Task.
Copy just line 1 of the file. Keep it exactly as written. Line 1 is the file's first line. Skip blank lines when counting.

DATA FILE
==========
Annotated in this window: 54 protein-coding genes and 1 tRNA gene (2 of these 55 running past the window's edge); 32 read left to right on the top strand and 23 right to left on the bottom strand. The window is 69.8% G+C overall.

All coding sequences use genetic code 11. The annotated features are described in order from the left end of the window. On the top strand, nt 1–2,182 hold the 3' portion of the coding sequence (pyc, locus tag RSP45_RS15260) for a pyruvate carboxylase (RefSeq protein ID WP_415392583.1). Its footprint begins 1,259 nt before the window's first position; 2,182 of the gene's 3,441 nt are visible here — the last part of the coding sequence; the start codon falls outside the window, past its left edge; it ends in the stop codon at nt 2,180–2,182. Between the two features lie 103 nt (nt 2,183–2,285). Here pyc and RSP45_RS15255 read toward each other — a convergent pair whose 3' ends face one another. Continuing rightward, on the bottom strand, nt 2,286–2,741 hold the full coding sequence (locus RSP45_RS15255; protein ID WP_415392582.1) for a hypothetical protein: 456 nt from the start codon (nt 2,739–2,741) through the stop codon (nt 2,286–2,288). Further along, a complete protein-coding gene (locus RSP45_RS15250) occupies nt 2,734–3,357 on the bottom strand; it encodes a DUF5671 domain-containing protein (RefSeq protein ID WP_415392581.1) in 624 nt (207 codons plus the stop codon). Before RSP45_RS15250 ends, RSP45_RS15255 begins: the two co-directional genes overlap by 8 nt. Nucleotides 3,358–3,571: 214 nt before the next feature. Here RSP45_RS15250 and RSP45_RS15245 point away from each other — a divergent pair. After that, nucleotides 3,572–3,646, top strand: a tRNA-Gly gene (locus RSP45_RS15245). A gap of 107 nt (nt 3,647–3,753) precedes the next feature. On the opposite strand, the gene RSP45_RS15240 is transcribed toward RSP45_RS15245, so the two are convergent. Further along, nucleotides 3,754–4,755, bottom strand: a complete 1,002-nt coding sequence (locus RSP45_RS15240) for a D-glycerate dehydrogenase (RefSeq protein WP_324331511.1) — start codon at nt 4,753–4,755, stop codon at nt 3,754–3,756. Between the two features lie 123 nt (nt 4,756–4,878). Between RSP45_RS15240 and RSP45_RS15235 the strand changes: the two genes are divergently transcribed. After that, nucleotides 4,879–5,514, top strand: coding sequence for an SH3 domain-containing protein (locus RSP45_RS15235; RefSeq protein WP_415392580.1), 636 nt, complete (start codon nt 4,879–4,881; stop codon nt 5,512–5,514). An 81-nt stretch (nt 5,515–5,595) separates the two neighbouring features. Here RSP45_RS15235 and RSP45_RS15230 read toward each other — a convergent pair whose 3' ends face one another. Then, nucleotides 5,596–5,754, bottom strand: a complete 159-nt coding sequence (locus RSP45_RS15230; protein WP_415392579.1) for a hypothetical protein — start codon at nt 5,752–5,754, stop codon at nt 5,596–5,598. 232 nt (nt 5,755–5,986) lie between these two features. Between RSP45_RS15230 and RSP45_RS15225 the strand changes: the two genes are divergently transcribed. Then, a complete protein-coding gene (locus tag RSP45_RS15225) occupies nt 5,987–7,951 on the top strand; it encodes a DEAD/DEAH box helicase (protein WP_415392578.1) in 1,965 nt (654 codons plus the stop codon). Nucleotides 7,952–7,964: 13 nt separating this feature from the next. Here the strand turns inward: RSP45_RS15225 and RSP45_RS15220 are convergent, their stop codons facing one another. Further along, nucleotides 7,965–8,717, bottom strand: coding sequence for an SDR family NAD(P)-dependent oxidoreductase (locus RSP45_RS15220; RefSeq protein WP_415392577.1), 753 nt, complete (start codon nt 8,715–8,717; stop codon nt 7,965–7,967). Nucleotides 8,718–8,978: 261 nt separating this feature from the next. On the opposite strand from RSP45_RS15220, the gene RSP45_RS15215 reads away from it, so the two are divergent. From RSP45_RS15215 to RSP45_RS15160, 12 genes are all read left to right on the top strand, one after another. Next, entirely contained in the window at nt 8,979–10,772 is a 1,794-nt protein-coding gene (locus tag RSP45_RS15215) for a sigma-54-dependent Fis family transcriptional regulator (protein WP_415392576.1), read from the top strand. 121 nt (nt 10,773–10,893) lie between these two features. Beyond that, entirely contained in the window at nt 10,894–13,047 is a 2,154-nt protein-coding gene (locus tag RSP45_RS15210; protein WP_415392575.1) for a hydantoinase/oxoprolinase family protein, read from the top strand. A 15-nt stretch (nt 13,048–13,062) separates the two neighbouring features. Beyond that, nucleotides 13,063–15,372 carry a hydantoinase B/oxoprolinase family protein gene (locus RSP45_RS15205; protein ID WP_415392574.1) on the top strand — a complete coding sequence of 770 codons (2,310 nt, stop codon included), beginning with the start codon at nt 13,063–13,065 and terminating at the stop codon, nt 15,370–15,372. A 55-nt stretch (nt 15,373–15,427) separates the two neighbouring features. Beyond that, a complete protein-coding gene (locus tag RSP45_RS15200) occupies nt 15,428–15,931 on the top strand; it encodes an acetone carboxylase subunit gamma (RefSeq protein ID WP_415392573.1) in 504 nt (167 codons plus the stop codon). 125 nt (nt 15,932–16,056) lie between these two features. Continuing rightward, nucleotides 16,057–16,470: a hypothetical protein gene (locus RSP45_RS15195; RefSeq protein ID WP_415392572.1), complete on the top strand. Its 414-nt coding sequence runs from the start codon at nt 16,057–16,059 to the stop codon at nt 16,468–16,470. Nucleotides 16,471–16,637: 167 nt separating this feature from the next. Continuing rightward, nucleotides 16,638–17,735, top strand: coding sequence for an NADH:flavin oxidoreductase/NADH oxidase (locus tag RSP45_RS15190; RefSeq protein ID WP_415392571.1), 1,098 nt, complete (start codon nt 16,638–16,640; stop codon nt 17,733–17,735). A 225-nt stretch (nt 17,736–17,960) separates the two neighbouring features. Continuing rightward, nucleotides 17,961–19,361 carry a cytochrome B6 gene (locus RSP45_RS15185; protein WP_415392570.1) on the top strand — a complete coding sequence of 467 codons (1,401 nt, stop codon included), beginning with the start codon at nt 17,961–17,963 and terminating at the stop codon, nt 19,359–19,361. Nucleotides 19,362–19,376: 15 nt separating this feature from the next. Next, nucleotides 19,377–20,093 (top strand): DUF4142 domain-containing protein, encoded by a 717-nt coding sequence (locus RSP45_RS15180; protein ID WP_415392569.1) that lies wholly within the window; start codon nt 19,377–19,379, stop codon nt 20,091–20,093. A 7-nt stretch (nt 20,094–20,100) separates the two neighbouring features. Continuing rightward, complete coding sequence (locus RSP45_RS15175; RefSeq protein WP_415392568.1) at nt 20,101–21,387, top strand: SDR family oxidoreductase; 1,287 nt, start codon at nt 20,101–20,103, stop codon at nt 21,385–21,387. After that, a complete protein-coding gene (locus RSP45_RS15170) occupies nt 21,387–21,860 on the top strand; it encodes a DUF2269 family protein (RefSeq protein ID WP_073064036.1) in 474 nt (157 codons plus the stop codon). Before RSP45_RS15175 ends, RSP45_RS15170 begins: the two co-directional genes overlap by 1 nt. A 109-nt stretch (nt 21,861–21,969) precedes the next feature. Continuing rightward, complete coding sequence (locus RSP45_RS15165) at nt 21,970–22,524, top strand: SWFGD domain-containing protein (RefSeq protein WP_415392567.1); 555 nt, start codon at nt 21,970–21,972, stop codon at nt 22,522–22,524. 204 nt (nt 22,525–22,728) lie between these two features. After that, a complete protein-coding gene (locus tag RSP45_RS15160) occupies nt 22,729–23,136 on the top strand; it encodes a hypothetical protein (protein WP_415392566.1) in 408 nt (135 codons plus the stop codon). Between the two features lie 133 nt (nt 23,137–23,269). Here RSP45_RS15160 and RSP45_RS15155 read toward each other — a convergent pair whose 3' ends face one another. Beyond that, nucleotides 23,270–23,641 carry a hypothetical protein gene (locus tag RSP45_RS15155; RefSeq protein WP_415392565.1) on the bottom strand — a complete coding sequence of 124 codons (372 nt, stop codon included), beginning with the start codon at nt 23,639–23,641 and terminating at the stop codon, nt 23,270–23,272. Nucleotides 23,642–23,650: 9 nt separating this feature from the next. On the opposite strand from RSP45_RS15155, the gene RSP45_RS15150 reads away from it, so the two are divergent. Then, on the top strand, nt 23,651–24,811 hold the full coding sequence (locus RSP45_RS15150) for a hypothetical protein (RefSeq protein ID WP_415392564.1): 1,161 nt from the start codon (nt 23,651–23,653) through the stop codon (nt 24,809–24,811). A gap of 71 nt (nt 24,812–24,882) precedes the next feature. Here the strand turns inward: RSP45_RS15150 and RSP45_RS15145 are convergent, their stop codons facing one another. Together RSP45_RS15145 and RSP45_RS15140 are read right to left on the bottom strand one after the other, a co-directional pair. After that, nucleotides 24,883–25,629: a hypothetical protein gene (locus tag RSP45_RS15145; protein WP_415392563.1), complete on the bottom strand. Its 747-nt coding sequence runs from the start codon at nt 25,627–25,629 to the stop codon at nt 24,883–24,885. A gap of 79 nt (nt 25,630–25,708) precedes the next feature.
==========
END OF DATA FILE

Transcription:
Annotated in this window: 54 protein-coding genes and 1 tRNA gene (2 of these 55 running past the window's edge); 32 read left to right on the top strand and 23 right to left on the bottom strand. The window is 69.8% G+C overall.